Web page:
On an ideological level, the coalition parties want to give up the Land of Israel, echoing the leftist parties. Netanyahu has openly embraced abandoning Judea and Samaria since his 2009 Bar Ilan speech. Few know that Bennett’s annexation plan involves abandoning the vast majority of the region and making it “a Palestinian state” that is “part of Jordan.” And Liberman’s plan is to hand over major parts of coastal Israel to the enemy.
To some extent, a leftist government could be preferable, as it would at least face massive opposition from nationalist voters over its failures in construction and security. By contrast, the current government has the power to covertly realize the plans of the leftists without the voters’ interference thanks to its “right-wing” label. What is worse, it has undermined the mainstream nationalist movements, turning them into a rubber-stamp for parties that have actually ignored their aspirations.
Instead of rocking the boat by implementing the ideological values that got them elected in the first place, these parties made preserving the “status quo” their raison d’être as soon as they achieved a position of power. They have been unwilling to stand up to world pressure, crush terror with an iron fist, and build homes for citizens suffering from a housing crisis while over 90% of Judea and Samaria lies unpopulated. Yet these parties brag they will not take their “hands off the wheel” — even if they are driving the country into a dead-end.
Talking about a revolution
Elections are now just a matter of time for the coalition, which holds a 61-seat bare minimum majority. Following Bennett’s flip-flop, instead of early elections in March they will be held next November as scheduled — unless Kulanu Chairman Moshe Kahlon’s predictions of the impotent coalition toppling on its own before then materialize, possibly due to the unstable security situation.
Will the nationalist Israeli public be able to stop throwing its vote away on the parties currently in power and instead demand that its values be implemented in a true alternative to the left, both in terms of practical policy and ideological vision?
Will it break free of the illusion of the “irreplaceable” Netanyahu, whose last decade in power has completely undermined Israeli deterrence — despite his 2009 pre-election promise to “collapse the Hamas terror government”? He has unabashedly admitted to diminishing construction in Judea, Samaria, and Jerusalem to less than that of his three predecessors. And in a recent wrinkle, he also faces the threat of bribery charges.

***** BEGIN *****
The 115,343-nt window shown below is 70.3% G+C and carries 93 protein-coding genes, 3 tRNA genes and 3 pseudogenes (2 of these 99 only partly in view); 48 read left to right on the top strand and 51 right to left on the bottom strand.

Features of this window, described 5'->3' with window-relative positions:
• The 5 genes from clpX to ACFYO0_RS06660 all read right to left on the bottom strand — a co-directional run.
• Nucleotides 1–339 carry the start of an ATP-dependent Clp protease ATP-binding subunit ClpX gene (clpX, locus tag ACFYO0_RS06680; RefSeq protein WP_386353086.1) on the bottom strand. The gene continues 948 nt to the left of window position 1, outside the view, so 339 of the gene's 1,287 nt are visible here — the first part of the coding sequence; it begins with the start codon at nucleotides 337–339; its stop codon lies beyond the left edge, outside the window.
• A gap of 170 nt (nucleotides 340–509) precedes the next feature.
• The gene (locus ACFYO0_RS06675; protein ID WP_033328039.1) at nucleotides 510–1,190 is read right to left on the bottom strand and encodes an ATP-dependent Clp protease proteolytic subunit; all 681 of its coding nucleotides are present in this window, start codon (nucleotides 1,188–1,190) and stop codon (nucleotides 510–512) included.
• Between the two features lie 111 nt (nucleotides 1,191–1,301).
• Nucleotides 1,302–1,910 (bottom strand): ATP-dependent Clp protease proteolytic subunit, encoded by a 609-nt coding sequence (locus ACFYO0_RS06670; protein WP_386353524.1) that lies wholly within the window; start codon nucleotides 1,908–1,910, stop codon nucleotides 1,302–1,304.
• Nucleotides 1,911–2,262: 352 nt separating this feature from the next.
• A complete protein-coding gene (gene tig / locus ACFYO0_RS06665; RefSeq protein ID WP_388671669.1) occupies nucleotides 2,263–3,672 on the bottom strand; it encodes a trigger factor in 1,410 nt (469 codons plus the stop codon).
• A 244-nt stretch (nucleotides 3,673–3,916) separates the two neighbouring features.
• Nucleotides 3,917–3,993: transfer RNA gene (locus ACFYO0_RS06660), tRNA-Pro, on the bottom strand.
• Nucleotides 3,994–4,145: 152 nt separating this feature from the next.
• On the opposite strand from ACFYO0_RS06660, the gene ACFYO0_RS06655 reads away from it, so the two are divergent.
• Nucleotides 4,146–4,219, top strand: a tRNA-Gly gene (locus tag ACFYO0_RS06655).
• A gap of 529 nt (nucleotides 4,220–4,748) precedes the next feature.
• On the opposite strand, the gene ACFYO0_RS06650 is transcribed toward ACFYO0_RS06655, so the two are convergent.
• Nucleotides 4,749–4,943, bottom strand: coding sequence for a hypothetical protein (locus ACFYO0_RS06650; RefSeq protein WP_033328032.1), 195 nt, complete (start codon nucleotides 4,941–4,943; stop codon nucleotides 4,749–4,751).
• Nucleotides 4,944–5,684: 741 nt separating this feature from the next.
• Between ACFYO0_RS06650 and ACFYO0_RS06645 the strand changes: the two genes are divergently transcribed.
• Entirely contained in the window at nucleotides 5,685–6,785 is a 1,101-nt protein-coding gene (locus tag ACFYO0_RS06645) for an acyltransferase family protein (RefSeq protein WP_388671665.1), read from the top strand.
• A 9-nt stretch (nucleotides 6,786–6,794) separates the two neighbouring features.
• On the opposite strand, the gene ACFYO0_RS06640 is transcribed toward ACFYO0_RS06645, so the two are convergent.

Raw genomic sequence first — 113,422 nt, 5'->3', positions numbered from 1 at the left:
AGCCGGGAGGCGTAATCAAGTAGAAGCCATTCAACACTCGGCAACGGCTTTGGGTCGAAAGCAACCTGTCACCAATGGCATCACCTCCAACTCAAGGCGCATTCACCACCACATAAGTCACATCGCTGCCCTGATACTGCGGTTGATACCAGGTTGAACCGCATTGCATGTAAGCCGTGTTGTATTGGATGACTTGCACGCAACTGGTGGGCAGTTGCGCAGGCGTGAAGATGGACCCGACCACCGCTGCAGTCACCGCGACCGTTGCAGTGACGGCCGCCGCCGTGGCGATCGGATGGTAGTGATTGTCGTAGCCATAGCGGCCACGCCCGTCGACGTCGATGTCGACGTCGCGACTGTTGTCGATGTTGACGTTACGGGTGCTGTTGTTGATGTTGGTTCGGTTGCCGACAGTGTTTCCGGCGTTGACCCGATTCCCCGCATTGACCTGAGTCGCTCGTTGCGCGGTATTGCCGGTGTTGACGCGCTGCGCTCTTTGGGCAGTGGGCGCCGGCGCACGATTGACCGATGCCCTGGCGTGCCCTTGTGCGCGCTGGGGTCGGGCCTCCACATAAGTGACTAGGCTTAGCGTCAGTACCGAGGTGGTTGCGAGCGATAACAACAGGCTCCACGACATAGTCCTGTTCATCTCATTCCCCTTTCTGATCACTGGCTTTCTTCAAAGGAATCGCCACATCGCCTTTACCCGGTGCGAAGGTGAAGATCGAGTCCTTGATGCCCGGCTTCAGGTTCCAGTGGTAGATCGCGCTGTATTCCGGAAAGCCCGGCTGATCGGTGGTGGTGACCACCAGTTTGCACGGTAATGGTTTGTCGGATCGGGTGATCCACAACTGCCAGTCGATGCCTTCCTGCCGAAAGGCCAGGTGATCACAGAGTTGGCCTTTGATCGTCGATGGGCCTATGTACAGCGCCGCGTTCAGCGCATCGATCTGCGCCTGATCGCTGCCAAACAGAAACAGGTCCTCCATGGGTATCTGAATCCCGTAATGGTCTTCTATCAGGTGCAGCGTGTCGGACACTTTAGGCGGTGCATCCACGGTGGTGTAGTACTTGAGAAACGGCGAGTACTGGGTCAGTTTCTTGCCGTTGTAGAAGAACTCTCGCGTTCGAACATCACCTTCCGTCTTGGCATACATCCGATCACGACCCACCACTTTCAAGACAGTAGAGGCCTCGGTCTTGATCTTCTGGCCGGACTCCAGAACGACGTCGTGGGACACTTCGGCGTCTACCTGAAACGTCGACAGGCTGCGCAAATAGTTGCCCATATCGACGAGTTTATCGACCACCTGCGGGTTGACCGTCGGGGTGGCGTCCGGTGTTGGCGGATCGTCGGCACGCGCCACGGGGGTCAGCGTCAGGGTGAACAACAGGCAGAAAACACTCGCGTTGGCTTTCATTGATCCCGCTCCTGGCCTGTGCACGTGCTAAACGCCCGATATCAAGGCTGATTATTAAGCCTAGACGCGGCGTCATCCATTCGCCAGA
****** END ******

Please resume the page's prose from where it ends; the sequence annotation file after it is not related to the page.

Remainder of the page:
Regardless of the cult of personality around “Bibi,” Israelis would do well to remember they cast votes for political parties — not for prime ministerial candidates — and therefore must vote based on each party’s articulated vision for the future of the state. The approaching elections are an opportunity for Israelis to take back control over their future and demand security and construction, among other central issues. The key to Israel’s revolution is for nationalists to vote based on their conscience and values, and to stop playing failed politics.
A staunchly ideological party adhering to the nationalist voice would become the linchpin of any right-wing coalition that would need it in order to have a broad enough base to pass legislation. Such a party could leverage the coalition’s need, forcing the government to stay true to its vision and implement specific policies, or else risk collapse.
If the party chose to stay out of the coalition, it could voice a true alternative from the opposition. Slowly but surely this would change the national discourse and influence the agenda, forcing the coalition to catch up or be outflanked on the right and risk losing votes.
Only a relatively small number of voters willing to throw their weight behind an ideological revolution are needed. This is true despite the March 2014 Governance Law that harmed small parties by inflating the electoral threshold from 2% to 3.25% of all votes, and even if current talk of Netanyahu reducing the threshold to 2.75% does not pan out.
Case in point: In the year before the Governance Law came into effect, a religious nationalist party, Otzma Leyisrael, received roughly 67,000 votes, garnering roughly 1.76% of the vote and falling about 10,000 votes short of the threshold. In the year after the Governance Law came into effect, an ideological right-wing joint list composed of the renamed Otzma Yehudit party and former MK Eli Yishai’s Yachad party received 124,984 votes — 2.97% of the vote — again falling just around 10,000 votes short of the threshold.
The difference between having a solid nationalist ideological voice in the Knesset demanding that the politicians start answering to the will of the people — or not having such a voice — rests on 10,000 nationalist Israelis leaving tired scare-tactics behind, and realizing they don’t want to waste their vote on another left-leaning coalition parading itself as “right-wing.” The revolution is within reach — if only we heed its call.